Careers

Careers, Communication, Growing Your Business, Women in Business

#girlblog

How did you react to the “#girlblog” title? Maybe you smiled. Or maybe you thought, “Who is she calling a “girl” … and why? Or maybe you shrugged and moved on. Your response may well depend on your age. And your familiarity with TikTok. We’ve seen a wave of #girl the past few months. Girl dinners, random food from the fridge, eaten alone, possibly standing over the sink. Hot girl walks, taken without a companion and without regard to how the walker looks. Even girl rotting, which seems to mean lying around your room doing nothing for hours on end. Young women have shared images of their girl moments on social media. Eating, walking, or lounging, what they have in common the absence of male participation. Thus #girl. For many of us, “girl” has long felt insulting or patronizing. As full-grown adult women, we want to be seen as equals to our male counterparts, not children to be patted on the head and indulged. Or dismissed.

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photo of Catherine Johns on the first day of kindergarten
Business Communication, Careers

Remember Your First Work Friend?

When was the last time you called to touch base with a friend for no reason at all? Or you sent a text with no mission in mind other than to let someone know you were thinking of them? Or you shot off a quick email, just to say hi? You might guess those random contacts would be unwelcome interruptions in their busy day. Who has time to respond to a quick hello, a remark about the weather, or a waving emoji? Turns out if that’s your assumption, you’re mistaken. (And I was right there with you.)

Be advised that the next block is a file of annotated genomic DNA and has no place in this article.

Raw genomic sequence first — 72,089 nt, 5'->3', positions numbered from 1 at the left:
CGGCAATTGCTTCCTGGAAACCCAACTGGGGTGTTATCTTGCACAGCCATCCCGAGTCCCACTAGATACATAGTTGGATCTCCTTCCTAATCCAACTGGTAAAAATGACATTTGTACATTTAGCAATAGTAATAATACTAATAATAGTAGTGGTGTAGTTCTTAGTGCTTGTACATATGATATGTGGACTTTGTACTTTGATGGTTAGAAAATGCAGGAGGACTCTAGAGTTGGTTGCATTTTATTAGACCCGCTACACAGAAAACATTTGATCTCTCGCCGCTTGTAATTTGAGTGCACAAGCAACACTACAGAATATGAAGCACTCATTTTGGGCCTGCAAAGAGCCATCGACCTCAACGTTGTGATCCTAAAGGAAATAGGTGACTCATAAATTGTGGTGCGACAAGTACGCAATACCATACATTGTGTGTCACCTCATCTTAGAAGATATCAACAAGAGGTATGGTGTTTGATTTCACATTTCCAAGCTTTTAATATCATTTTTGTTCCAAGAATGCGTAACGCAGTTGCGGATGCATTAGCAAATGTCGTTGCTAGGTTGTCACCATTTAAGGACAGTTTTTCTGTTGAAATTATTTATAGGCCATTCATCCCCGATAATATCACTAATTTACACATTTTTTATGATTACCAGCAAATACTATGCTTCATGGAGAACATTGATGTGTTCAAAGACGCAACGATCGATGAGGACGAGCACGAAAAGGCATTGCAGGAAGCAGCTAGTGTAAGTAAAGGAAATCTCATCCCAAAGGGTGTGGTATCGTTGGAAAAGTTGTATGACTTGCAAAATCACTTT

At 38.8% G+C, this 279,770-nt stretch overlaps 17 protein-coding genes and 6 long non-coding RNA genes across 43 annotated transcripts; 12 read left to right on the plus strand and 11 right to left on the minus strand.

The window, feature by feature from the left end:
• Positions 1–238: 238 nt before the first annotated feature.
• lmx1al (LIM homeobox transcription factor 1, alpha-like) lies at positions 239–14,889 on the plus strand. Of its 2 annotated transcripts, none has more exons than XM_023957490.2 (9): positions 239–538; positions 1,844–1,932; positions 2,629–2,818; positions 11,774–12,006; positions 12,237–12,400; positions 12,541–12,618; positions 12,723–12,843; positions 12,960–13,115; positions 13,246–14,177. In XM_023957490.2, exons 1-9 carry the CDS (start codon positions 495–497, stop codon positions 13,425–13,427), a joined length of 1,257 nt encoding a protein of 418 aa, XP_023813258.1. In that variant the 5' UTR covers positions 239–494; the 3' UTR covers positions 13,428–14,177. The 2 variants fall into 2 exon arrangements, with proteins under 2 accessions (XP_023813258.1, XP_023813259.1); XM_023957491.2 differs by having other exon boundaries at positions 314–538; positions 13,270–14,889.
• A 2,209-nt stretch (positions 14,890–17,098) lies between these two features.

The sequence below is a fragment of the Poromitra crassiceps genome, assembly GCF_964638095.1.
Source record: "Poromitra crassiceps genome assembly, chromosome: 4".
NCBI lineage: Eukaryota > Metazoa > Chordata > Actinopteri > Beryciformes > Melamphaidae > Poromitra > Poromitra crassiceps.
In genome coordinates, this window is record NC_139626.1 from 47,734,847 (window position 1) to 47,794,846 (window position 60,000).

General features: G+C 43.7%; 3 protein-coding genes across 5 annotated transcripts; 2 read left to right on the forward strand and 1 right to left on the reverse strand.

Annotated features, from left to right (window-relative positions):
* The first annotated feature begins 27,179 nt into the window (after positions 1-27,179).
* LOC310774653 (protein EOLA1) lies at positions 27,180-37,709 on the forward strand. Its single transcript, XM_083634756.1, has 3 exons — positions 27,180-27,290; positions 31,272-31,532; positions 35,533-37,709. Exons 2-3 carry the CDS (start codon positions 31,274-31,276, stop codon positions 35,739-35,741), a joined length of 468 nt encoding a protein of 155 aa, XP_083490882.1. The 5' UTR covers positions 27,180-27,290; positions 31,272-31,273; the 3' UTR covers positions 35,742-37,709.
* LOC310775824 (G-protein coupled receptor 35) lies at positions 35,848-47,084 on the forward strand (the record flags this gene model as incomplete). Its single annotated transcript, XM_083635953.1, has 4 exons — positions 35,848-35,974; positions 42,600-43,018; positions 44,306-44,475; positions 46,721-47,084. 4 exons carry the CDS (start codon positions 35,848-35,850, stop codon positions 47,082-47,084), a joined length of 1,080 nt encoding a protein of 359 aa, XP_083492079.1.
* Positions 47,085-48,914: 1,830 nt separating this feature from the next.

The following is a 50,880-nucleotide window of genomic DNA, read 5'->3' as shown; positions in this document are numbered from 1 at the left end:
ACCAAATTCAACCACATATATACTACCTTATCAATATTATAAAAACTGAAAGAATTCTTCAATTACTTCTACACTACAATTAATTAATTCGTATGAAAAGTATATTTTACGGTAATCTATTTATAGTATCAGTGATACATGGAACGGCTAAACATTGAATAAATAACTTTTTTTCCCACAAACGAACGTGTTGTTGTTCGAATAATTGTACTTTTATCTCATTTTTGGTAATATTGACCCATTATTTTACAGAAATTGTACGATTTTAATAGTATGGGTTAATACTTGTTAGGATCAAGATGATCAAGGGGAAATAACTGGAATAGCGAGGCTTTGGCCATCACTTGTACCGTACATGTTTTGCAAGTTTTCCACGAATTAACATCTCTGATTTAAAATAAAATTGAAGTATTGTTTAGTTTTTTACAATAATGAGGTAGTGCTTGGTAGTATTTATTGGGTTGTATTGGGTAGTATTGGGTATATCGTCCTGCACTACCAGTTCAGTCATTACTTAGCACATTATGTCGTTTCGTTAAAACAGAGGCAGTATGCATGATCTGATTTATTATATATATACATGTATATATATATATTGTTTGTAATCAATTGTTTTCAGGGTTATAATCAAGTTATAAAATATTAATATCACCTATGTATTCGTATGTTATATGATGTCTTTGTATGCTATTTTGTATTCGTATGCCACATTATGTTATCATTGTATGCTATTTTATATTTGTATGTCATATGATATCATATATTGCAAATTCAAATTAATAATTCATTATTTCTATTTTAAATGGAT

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color photo of Catherine Johns and two of her first work friends in 1987
Business Communication, Careers

Are People The Problem?

You might call them clients. Customers. Users. Patients. Or patrons. Whatever we call them, most of us serve somebody with the product we produce or the service we provide. Some of us come face to face with the people we serve in what are often called “front line positions.” The analyses of the Great Resignation point to a quest for higher pay, better hours, and more stability as people decide it’s time to move on. They’re leaving the leisure, hospitality, and retail industries in particular, in unprecedented numbers. While some critics grumble about lazy workers coasting on unemployment and pandemic relief payments, most experts say the 40-million or so people who quit their jobs last year are not sitting around today eating bonbons. They’re back at work. Something's wrong ...

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photo of stressed office workers arguing